Anne Lisette Boysen, Germantown artist

Anne Lisette Boysen wrote that she was "compelled" to paint. "Painting is my life, my work, and my fun."
Anne Lisette Boysen wrote that she was "compelled" to paint. "Painting is my life, my work, and my fun." (JOSEPH PAINTER)
Posted: November 27, 2011

Anne Lisette Boysen, 72, of Germantown, an artist, died of ovarian cancer Tuesday, Nov. 15, at Penn Hospice at Rittenhouse.

Ms. Boysen's colorful paintings in oil, acrylic, and mixed media ranged in style from impressionistic landscapes to abstract florals.

On her website, she wrote that she was "compelled" to paint. "Painting is my life, my work, and my fun. . . . When I camp, walk and bicycle, I can't help but feel inspired to continue the landscapes, and when my flowers bloom, feel inspired to do the florals."

One of Ms. Boysen's paintings, Games of Waves (Debussy), combined music notes and bold waves of color.

She said on her website the melodies of Beethoven and Dvorak and the energy of Elvis Presley and Kool and the Gang, among others, "made me dance and paint. I am a musician wannabe, having studied piano, flute and voice."

Ms. Boysen had a beautiful soprano voice, said her friend Stan Cutler, and she performed in choirs and in community theater when she lived in Susquehanna County for several years in the 1990s. Cutler and his wife, Valerie, were Ms. Boysen's longtime neighbors in Germantown.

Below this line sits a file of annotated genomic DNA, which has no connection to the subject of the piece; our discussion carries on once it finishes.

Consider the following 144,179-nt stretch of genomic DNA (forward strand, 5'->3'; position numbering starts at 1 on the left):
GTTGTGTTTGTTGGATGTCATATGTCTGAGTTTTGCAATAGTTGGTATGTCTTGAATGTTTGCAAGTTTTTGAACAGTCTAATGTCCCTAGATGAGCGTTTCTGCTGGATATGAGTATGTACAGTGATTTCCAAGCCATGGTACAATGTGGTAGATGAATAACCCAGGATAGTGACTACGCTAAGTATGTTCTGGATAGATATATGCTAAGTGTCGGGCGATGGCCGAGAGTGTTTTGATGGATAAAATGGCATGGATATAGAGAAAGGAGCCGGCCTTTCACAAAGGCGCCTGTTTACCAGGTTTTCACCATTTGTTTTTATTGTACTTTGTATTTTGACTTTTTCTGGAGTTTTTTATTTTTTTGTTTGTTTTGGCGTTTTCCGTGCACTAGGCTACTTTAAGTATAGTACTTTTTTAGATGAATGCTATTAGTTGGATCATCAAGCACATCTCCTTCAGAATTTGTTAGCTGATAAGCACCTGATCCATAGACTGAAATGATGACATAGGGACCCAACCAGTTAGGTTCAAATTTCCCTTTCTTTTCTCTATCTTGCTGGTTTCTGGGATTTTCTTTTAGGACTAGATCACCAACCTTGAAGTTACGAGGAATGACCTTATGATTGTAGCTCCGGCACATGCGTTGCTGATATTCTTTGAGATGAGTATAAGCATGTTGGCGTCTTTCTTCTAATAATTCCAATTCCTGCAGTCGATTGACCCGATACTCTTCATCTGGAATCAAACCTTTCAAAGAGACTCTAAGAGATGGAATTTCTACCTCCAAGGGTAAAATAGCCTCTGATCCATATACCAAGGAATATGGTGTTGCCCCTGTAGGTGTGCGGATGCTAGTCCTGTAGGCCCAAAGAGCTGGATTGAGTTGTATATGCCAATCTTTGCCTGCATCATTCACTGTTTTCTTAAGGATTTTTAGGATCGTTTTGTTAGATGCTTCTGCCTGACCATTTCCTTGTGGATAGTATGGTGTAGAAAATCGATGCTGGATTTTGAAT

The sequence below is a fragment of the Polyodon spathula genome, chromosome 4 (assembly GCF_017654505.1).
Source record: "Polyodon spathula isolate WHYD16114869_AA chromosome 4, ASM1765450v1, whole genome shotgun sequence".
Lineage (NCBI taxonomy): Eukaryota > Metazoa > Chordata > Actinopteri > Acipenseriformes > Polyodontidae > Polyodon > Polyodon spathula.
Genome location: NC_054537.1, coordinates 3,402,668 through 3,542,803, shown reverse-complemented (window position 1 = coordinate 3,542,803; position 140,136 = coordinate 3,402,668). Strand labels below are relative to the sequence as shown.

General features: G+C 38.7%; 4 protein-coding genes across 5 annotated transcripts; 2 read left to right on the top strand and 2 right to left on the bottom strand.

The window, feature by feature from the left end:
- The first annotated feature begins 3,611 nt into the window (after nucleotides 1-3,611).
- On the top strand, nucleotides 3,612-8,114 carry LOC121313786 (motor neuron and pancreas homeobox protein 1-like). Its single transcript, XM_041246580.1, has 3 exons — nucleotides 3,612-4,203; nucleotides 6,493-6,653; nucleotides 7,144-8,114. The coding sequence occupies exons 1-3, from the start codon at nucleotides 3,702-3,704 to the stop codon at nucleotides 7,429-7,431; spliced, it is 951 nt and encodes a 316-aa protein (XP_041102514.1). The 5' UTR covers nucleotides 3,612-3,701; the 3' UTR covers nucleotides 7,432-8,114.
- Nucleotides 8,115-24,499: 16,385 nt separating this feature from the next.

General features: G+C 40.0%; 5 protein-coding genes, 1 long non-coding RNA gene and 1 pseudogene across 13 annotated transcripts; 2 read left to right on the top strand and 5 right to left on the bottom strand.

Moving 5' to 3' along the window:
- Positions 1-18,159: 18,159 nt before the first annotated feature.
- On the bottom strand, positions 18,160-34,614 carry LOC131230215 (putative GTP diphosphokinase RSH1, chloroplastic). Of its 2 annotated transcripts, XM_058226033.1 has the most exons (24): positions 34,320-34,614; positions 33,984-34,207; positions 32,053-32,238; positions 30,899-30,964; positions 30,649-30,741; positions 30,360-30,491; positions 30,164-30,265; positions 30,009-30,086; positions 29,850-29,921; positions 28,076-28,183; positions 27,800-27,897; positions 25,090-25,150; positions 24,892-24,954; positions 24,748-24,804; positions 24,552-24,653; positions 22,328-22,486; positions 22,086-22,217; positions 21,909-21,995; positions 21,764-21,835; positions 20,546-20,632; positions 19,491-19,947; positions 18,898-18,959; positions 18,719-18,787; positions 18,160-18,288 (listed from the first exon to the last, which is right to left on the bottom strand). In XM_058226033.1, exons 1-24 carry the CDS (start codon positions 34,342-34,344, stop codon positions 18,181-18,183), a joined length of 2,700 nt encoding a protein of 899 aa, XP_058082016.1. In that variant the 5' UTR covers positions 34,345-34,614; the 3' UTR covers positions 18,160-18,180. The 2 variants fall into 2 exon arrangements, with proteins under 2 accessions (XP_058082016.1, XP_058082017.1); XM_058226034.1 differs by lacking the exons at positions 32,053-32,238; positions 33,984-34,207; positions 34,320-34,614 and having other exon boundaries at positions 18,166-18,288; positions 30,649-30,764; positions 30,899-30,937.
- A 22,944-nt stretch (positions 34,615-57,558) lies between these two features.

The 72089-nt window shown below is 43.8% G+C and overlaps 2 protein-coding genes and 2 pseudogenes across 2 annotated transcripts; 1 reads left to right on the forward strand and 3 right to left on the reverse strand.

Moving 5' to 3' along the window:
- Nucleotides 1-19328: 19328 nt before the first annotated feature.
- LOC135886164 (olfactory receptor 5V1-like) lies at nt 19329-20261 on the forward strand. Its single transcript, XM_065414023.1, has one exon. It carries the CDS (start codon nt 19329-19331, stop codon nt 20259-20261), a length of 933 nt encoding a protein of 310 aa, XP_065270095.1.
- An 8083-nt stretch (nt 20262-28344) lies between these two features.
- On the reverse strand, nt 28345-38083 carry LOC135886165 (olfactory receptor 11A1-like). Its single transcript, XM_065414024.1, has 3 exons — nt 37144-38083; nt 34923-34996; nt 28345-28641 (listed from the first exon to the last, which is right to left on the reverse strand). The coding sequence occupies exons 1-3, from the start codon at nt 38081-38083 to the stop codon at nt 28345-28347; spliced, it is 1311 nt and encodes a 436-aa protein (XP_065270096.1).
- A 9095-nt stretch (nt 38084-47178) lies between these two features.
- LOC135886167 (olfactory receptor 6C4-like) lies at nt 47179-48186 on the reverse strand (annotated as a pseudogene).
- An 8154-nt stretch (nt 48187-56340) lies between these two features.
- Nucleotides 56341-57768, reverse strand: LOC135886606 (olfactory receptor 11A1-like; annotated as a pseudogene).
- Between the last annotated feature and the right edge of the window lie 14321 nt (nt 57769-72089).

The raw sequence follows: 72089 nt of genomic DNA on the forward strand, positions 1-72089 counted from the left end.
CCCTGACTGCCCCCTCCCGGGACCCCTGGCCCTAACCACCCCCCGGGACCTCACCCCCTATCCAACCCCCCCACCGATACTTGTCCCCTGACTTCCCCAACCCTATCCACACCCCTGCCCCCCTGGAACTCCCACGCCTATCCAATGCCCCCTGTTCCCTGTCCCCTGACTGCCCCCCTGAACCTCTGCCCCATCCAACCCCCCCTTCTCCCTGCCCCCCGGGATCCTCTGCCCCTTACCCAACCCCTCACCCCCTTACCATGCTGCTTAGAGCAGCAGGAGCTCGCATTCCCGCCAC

"She had an incredible drive, transporting her paintings to galleries in her van and attending openings," Cutler said.

In 2001, Ms. Boysen was interviewed by The Inquirer about corporations' cutting back on art acquisitions. In the 1980s, she said, her paintings were bought by banks, pharmaceutical firms, and other manufacturers. "But now it's kind of tough," she said. "Being an artist is like beating your head against the wall. It's a lonely profession and a hard business."

She acknowledged, however, that "good things can happen." The Fox Chase Cancer Center had recently bought two of her paintings. And at a show in Chester Springs, one of her abstract paintings sold for $3,200.

In 2005, Ms. Boysen published a book of her paintings, Art of Exuberance.

Her works were awarded first prize at several shows, including Main Line Art Impressions, the Berks Art Alliance, and the Artist Equity Triennial competition in Philadelphia in 1984.

Ms. Boysen grew up in Frankford and graduated from Lincoln High School. She worked as a secretary while earning bachelor's and master's degrees in school psychology from Temple University.

During the 1960s and '70s, she was a counselor and school psychologist in the Central Bucks School District while taking classes at the Philadelphia College of Art and the Pennsylvania Academy of the Fine Arts.

She continued to work part time at Central Bucks in the early 1980s until she established herself as an artist.

Ms. Boysen had battled cancer for five years. She continued to paint until several months ago, when she could no longer hold a brush, Cutler said.

Ms. Boysen was married to Charles Bittner from 1972 to 1978 and to Dan Ericson from 1989 to 1999.

She is survived by her former husbands.

A memorial service will be at noon Sunday, Dec. 11, at her home in Germantown.


Contact staff writer Sally A. Downey at 215-854-2913 or sdowney@phillynews.com.

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